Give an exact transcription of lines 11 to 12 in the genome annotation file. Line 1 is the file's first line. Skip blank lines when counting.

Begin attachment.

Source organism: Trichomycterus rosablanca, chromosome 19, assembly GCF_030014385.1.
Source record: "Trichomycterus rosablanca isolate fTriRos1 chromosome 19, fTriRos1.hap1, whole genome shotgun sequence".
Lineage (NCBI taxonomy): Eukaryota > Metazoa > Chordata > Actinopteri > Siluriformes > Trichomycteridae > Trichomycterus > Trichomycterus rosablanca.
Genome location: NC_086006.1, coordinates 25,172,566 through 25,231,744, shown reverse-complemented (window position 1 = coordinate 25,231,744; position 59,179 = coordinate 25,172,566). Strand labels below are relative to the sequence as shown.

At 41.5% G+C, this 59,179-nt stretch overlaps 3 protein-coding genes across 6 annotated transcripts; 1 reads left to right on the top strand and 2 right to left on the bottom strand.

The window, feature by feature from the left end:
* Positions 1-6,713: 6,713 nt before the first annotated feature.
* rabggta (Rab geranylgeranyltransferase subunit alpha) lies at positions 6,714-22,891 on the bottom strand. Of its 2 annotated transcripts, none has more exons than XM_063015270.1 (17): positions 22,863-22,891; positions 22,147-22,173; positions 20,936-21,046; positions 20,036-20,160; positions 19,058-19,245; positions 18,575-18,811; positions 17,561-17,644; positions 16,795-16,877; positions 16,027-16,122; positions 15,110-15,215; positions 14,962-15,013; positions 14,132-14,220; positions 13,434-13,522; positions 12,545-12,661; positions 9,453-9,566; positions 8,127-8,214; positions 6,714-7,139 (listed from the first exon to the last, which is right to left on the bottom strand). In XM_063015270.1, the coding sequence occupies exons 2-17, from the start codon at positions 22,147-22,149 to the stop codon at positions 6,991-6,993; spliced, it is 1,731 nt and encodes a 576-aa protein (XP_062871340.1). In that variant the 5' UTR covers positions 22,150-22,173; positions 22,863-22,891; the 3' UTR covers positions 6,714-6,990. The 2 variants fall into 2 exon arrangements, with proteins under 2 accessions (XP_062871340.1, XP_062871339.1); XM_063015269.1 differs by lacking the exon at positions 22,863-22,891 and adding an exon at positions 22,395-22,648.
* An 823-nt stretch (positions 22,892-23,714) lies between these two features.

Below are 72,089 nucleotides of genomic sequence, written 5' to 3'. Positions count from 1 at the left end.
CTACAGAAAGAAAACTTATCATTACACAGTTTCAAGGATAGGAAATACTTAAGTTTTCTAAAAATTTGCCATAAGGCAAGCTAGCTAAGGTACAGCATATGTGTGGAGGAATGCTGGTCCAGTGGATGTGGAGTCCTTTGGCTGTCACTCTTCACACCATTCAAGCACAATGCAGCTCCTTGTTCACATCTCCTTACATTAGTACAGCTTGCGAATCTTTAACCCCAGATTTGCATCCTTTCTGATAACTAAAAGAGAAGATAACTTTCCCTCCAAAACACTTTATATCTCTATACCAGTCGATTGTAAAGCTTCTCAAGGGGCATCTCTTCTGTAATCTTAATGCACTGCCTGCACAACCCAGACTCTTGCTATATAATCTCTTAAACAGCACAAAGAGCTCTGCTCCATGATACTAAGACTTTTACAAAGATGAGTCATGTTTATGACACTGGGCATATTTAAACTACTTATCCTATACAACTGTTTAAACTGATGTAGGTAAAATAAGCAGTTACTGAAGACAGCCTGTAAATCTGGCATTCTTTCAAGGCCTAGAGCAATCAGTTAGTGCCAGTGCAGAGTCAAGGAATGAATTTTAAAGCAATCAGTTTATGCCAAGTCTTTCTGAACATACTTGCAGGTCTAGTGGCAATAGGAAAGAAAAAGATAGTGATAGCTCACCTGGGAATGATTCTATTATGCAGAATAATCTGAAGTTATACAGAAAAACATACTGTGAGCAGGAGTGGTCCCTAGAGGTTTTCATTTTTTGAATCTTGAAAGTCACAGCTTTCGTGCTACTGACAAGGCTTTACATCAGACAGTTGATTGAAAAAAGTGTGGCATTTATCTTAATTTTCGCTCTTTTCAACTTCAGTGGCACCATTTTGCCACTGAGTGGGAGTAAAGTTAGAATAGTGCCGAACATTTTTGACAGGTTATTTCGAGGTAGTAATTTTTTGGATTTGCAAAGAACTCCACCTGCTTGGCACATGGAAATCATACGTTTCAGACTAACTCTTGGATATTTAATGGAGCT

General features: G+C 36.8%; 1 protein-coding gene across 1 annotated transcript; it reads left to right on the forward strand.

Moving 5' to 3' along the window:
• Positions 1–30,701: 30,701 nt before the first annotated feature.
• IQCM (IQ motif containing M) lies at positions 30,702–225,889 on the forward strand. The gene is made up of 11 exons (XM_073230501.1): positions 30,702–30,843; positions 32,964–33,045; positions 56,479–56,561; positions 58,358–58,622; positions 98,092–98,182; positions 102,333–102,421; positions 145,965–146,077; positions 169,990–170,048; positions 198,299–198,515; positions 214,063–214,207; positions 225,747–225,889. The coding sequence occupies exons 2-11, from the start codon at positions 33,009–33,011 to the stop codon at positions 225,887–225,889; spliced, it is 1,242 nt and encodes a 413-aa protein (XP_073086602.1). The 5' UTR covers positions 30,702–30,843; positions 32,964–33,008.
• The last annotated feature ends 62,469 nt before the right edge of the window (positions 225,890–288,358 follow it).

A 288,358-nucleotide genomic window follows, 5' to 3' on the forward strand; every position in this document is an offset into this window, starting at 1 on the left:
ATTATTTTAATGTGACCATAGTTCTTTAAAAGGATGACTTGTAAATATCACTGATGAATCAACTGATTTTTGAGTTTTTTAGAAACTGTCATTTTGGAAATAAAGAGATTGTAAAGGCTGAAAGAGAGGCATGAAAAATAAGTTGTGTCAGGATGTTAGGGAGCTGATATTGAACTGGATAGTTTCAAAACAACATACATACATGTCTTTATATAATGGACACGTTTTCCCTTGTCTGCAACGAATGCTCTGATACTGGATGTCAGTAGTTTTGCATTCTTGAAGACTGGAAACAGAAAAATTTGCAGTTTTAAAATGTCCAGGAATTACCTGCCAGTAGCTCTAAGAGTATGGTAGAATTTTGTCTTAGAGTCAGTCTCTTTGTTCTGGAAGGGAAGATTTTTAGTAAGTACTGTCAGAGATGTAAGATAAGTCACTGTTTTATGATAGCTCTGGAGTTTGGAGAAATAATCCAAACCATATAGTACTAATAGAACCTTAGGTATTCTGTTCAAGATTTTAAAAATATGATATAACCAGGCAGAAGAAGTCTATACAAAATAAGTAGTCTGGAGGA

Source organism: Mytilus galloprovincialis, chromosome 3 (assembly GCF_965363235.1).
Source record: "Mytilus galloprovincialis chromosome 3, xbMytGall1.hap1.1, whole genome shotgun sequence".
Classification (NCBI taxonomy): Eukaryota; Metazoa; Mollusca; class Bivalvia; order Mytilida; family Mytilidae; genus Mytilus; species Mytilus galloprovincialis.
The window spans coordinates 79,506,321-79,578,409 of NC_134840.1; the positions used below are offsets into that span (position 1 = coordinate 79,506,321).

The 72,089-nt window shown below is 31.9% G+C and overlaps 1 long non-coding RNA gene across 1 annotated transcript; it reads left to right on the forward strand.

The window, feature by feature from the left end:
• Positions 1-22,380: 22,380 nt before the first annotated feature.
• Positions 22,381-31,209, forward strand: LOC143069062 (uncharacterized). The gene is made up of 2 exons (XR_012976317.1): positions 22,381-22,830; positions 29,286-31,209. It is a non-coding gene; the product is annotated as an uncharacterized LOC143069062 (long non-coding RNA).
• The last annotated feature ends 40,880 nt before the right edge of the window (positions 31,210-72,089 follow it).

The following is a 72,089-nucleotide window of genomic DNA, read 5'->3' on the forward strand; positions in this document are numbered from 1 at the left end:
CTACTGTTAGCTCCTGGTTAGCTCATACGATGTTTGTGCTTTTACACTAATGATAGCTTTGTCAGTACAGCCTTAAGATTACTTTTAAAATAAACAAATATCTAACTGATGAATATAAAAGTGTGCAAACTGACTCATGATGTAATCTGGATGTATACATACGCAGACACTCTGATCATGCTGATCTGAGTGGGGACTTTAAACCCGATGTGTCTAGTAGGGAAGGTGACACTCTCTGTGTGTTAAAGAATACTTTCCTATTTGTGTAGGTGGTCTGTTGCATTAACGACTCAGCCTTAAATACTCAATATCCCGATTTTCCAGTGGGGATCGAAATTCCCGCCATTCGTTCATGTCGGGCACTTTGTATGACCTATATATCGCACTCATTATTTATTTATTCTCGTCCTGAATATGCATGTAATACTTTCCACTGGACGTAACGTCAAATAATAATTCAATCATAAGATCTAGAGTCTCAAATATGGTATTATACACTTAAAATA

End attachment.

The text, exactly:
CTACAGAAAGAAAACTTATCATTACACAGTTTCAAGGATAGGAAATACTTAAGTTTTCTAAAAATTTGCCATAAGGCAAGCTAGCTAAGGTACAGCATATGTGTGGAGGAATGCTGGTCCAGTGGATGTGGAGTCCTTTGGCTGTCACTCTTCACACCATTCAAGCACAATGCAGCTCCTTGTTCACATCTCCTTACATTAGTACAGCTTGCGAATCTTTAACCCCAGATTTGCATCCTTTCTGATAACTAAAAGAGAAGATAACTTTCCCTCCAAAACACTTTATATCTCTATACCAGTCGATTGTAAAGCTTCTCAAGGGGCATCTCTTCTGTAATCTTAATGCACTGCCTGCACAACCCAGACTCTTGCTATATAATCTCTTAAACAGCACAAAGAGCTCTGCTCCATGATACTAAGACTTTTACAAAGATGAGTCATGTTTATGACACTGGGCATATTTAAACTACTTATCCTATACAACTGTTTAAACTGATGTAGGTAAAATAAGCAGTTACTGAAGACAGCCTGTAAATCTGGCATTCTTTCAAGGCCTAGAGCAATCAGTTAGTGCCAGTGCAGAGTCAAGGAATGAATTTTAAAGCAATCAGTTTATGCCAAGTCTTTCTGAACATACTTGCAGGTCTAGTGGCAATAGGAAAGAAAAAGATAGTGATAGCTCACCTGGGAATGATTCTATTATGCAGAATAATCTGAAGTTATACAGAAAAACATACTGTGAGCAGGAGTGGTCCCTAGAGGTTTTCATTTTTTGAATCTTGAAAGTCACAGCTTTCGTGCTACTGACAAGGCTTTACATCAGACAGTTGATTGAAAAAAGTGTGGCATTTATCTTAATTTTCGCTCTTTTCAACTTCAGTGGCACCATTTTGCCACTGAGTGGGAGTAAAGTTAGAATAGTGCCGAACATTTTTGACAGGTTATTTCGAGGTAGTAATTTTTTGGATTTGCAAAGAACTCCACCTGCTTGGCACATGGAAATCATACGTTTCAGACTAACTCTTGGATATTTAATGGAGCT

General features: G+C 36.8%; 1 protein-coding gene across 1 annotated transcript; it reads left to right on the forward strand.